How Many Trees Grow in Brooklyn? Ask Census Takers
The City of New York is trying to count its trees before they are all gone. Several incidents of "arborcide" this year have spurred on hundreds of volunteers and Parks Department workers to start walking the city's 33,278 blocks, clipboards in hand, to find out exactly how many trees do grow in Brooklyn and the other four boroughs.
Police last month arrested a contractor hired to cut down three trees that obstructed a corporate sign on the front of a gym, and a reward of $2,500 was offered for the "murder" of seven other London plane trees. The Parks Department calls a man who they claim chopped down 42 trees to get a better view "The Butcher of Bay Ridge" and wants him to pay $32,000 to replace the big, old trees with 92 new ones.
"It's definitely arborcide in the first degree, but I think technically it's vandalism," says Parks Department spokesman Parke Spencer.
Census takers will note the size, species, and health of the trees. The information will be "put into a huge tree management data base" to be used to help pruners, removers, and planters, Mr. Spencer says. They expect to find 500,000 to 700,000 trees along city sidewalks, about half of them in Queens. An estimated 2 million more are in city parks.
Census co-coordinator Tricia Lindemann estimates the project will take a couple of months. "We're only limited by the onset of cold weather and leaves falling," she says. "It's very difficult to identify a tree without leaves."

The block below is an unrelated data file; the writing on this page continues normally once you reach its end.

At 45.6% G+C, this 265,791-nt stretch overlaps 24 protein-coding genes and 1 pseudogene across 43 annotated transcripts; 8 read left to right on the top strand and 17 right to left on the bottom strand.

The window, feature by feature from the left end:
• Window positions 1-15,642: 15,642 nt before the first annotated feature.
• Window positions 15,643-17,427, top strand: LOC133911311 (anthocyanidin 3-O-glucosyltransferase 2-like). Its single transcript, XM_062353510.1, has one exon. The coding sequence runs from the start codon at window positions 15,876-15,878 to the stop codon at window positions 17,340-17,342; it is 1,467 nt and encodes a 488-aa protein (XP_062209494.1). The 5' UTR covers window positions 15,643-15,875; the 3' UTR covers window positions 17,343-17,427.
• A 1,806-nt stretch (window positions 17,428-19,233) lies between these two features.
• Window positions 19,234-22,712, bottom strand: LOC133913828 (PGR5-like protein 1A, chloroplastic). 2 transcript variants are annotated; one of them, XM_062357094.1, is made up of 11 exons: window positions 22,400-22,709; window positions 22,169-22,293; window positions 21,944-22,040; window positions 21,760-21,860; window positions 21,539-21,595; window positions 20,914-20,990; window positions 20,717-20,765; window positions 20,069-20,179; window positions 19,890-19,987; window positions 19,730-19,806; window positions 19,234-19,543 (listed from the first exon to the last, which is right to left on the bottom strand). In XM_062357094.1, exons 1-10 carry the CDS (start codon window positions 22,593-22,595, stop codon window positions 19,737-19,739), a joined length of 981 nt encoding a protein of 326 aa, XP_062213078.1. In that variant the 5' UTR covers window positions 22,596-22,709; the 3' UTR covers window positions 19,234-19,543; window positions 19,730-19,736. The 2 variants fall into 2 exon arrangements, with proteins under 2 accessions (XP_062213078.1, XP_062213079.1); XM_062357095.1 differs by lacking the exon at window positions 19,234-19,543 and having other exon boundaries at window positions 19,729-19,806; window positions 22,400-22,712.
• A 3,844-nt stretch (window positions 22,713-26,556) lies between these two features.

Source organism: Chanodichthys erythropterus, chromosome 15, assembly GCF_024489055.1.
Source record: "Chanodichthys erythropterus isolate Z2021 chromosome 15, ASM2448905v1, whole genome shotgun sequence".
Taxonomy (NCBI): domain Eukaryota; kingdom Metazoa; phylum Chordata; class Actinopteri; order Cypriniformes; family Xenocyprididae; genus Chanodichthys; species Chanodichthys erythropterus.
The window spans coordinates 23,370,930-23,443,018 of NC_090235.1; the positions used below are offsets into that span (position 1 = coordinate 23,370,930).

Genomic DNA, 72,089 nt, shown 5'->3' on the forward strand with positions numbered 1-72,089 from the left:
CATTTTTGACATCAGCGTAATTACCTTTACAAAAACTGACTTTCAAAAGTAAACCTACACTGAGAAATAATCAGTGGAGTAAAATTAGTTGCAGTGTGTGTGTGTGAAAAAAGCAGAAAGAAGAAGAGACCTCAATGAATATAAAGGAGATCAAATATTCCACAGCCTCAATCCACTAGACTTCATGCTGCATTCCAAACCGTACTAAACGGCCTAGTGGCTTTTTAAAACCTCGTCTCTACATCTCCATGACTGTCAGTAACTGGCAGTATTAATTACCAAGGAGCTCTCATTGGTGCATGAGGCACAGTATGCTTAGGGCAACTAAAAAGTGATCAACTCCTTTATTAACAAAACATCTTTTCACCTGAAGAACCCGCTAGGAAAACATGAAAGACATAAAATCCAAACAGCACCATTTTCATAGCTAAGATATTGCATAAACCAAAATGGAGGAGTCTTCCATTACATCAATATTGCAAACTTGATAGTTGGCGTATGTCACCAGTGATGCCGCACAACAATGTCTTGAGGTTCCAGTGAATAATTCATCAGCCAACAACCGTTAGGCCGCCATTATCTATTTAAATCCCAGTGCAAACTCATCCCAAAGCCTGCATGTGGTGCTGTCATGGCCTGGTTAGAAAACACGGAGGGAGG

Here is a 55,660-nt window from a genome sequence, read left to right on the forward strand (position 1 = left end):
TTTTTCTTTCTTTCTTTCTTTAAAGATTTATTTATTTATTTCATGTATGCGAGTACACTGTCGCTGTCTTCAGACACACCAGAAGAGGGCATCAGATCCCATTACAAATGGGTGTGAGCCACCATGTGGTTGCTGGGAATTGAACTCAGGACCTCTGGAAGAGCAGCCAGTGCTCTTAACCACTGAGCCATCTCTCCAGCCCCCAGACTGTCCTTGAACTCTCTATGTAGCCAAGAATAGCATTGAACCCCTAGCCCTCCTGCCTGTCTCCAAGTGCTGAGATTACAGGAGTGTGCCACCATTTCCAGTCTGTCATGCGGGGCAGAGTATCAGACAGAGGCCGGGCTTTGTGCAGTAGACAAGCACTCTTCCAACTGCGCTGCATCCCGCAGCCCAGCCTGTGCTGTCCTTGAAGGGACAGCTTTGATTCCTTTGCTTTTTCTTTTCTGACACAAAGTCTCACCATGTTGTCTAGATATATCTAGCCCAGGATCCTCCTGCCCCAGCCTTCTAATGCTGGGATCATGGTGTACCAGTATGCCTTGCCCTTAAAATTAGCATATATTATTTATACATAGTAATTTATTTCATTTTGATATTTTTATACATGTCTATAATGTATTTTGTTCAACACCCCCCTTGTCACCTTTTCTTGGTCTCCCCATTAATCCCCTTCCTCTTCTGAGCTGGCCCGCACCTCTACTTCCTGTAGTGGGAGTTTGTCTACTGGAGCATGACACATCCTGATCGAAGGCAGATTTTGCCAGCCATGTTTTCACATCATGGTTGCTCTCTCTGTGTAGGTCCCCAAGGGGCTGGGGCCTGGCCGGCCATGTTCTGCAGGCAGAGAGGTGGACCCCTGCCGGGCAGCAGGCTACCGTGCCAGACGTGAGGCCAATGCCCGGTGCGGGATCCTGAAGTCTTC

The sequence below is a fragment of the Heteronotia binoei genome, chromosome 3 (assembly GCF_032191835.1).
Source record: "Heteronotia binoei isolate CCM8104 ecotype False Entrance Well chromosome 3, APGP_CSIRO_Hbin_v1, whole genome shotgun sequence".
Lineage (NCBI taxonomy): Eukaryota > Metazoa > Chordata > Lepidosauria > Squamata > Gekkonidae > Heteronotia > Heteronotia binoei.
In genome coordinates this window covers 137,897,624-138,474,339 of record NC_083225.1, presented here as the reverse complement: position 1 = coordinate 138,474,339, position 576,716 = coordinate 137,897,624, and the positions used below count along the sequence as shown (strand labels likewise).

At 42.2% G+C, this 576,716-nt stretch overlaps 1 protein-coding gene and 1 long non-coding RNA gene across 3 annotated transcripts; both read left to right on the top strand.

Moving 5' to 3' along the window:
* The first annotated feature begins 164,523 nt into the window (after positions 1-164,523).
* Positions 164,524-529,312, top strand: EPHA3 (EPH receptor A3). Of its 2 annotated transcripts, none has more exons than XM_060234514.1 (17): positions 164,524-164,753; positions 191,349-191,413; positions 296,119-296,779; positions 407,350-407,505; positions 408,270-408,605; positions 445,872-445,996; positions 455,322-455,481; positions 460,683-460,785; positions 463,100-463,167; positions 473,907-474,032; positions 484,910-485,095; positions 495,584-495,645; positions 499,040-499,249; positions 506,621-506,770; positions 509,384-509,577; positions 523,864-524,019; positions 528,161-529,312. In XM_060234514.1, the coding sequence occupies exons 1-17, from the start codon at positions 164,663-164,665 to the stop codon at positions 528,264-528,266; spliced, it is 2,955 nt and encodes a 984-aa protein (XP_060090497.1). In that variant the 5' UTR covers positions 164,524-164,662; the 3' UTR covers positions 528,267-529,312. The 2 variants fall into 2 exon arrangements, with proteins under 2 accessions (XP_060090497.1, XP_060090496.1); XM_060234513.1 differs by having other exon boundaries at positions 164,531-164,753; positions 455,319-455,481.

In a city with little greenery, trees are a precious commodity, and their destruction has been known to cause neighborhood commotion. But because of a reduced street tree budget - $3 million compared with $5.5 million in 1991 - residents usually have a two-year wait to have a new tree planted and a one-year wait to have a dead one removed.
With a permit, residents are allowed to plant their own trees along the sidewalks provided the trunk is at least two-and-a-half inches across and not one of the species banned for being too messy (mulberry), buckling sidewalks (Silver Maple), having deep, tenacious roots (Willow); having dangerous fruit (Osage-Orange); or being invasive and smelly (Tree of Heaven). The most popular trees for new planting are the Callery Pear and the Honey Locust.
A tree with a normal life span of 10 to 12 years has an average life of only seven years in Manhattan, says Joe Bernardo of Trees New York, a non-profit group that trains pruners.
Spencer, of the Parks Department, says the new data base will show which trees are more likely to survive.